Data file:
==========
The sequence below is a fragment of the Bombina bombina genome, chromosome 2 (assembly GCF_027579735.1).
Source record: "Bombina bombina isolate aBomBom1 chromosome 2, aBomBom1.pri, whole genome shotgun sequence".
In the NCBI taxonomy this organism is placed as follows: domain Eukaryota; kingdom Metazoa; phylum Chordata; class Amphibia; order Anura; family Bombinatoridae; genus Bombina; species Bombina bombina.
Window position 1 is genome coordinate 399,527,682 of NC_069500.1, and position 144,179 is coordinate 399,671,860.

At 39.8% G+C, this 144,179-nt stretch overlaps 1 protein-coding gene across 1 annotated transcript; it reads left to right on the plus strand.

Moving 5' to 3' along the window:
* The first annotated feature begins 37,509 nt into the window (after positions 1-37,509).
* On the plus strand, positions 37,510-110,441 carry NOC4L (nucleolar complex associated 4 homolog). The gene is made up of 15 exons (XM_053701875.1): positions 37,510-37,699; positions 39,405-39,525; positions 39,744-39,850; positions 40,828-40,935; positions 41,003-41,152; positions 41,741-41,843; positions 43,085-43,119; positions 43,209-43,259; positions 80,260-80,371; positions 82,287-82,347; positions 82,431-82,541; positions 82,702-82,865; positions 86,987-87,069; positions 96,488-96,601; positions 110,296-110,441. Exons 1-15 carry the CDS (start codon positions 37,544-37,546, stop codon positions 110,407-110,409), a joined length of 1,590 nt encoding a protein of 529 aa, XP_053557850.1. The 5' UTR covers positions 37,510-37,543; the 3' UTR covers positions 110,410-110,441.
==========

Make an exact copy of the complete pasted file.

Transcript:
The sequence below is a fragment of the Bombina bombina genome, chromosome 2 (assembly GCF_027579735.1).
Source record: "Bombina bombina isolate aBomBom1 chromosome 2, aBomBom1.pri, whole genome shotgun sequence".
In the NCBI taxonomy this organism is placed as follows: domain Eukaryota; kingdom Metazoa; phylum Chordata; class Amphibia; order Anura; family Bombinatoridae; genus Bombina; species Bombina bombina.
Window position 1 is genome coordinate 399,527,682 of NC_069500.1, and position 144,179 is coordinate 399,671,860.

At 39.8% G+C, this 144,179-nt stretch overlaps 1 protein-coding gene across 1 annotated transcript; it reads left to right on the plus strand.

Moving 5' to 3' along the window:
* The first annotated feature begins 37,509 nt into the window (after positions 1-37,509).
* On the plus strand, positions 37,510-110,441 carry NOC4L (nucleolar complex associated 4 homolog). The gene is made up of 15 exons (XM_053701875.1): positions 37,510-37,699; positions 39,405-39,525; positions 39,744-39,850; positions 40,828-40,935; positions 41,003-41,152; positions 41,741-41,843; positions 43,085-43,119; positions 43,209-43,259; positions 80,260-80,371; positions 82,287-82,347; positions 82,431-82,541; positions 82,702-82,865; positions 86,987-87,069; positions 96,488-96,601; positions 110,296-110,441. Exons 1-15 carry the CDS (start codon positions 37,544-37,546, stop codon positions 110,407-110,409), a joined length of 1,590 nt encoding a protein of 529 aa, XP_053557850.1. The 5' UTR covers positions 37,510-37,543; the 3' UTR covers positions 110,410-110,441.